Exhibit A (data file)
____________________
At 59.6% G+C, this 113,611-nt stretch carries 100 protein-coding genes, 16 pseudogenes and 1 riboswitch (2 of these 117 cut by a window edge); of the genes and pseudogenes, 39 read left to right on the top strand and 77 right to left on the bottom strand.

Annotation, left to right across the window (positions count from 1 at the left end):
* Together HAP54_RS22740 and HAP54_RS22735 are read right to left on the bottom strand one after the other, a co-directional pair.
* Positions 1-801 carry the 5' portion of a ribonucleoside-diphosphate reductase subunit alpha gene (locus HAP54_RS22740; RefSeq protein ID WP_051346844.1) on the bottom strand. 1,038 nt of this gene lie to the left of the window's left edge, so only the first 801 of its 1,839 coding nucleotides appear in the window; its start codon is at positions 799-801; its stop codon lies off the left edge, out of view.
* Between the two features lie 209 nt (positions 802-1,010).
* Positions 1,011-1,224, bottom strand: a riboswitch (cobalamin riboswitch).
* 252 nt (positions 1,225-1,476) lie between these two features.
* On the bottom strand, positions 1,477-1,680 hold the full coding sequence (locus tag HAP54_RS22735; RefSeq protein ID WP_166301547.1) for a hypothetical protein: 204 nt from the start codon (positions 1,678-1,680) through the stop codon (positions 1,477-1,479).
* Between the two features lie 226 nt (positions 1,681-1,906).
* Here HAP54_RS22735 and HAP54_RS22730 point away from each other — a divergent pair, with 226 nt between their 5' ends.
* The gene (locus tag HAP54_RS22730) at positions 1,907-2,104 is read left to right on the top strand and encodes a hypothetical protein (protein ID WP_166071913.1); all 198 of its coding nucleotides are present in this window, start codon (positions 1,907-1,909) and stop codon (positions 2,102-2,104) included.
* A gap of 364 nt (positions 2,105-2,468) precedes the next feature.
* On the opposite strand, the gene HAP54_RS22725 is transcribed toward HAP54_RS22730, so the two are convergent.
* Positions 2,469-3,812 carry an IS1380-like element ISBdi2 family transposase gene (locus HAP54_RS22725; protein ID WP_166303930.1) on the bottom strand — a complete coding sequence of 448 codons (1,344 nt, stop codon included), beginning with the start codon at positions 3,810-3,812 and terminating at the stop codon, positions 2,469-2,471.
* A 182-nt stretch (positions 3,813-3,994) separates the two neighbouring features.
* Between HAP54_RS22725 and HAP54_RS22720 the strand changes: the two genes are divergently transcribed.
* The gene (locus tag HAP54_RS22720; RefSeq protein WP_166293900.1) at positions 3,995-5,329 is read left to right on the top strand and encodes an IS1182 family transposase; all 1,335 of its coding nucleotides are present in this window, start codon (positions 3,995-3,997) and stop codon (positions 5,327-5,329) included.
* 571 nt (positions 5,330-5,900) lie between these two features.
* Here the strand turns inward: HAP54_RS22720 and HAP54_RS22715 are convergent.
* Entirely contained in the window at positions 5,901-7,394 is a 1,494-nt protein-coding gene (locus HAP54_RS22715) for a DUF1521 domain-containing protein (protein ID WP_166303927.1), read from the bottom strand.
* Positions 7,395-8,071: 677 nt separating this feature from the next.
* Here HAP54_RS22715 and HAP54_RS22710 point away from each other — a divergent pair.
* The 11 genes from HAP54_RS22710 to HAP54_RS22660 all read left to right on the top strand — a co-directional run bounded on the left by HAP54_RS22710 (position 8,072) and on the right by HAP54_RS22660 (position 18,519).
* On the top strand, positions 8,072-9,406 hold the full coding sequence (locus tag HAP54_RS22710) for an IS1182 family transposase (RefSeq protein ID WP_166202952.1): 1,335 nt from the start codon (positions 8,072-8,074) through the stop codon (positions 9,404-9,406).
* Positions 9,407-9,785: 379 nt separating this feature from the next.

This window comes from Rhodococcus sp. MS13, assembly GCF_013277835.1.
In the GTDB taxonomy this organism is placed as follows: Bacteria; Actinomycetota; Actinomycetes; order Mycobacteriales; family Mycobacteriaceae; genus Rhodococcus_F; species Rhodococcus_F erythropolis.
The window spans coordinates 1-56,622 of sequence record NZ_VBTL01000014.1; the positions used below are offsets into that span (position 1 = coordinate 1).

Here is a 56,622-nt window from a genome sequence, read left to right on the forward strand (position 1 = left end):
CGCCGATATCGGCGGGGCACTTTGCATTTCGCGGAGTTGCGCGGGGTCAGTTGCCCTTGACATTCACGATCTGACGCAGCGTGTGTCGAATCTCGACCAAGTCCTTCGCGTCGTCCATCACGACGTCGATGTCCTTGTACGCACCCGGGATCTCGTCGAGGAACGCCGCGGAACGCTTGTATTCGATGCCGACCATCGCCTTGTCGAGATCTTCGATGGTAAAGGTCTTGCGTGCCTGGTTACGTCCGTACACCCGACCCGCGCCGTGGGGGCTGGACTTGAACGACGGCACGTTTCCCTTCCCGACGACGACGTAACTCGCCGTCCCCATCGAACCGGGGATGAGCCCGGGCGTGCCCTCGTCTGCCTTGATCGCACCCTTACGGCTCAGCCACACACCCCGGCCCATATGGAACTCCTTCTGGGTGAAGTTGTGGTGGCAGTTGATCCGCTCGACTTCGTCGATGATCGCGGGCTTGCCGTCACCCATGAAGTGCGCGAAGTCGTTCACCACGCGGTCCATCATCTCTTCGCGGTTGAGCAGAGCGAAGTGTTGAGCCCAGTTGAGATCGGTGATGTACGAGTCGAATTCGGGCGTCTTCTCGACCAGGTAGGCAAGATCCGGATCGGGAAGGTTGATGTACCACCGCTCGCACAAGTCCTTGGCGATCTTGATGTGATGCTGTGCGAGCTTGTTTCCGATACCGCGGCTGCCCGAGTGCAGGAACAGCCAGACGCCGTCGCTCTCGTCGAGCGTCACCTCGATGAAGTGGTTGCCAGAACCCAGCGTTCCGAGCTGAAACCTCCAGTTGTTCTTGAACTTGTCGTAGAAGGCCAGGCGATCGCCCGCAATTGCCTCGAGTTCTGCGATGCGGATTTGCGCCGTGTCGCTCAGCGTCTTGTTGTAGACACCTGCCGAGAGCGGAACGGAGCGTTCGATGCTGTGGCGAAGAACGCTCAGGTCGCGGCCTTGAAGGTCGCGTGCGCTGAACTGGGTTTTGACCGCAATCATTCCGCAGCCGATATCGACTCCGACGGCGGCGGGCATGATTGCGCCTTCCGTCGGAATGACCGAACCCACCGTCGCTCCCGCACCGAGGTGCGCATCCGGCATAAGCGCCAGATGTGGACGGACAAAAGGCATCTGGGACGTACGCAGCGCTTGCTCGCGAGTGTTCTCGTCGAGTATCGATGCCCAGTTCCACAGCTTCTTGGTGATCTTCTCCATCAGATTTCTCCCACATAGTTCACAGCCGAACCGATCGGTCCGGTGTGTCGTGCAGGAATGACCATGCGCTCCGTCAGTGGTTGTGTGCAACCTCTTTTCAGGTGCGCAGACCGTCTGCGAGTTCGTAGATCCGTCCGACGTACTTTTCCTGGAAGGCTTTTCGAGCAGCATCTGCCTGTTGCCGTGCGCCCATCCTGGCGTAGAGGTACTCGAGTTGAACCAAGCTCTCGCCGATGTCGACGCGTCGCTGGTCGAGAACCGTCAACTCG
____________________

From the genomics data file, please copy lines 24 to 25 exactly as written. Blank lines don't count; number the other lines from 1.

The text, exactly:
* On the top strand, positions 8,072-9,406 hold the full coding sequence (locus tag HAP54_RS22710) for an IS1182 family transposase (RefSeq protein ID WP_166202952.1): 1,335 nt from the start codon (positions 8,072-8,074) through the stop codon (positions 9,404-9,406).
* Positions 9,407-9,785: 379 nt separating this feature from the next.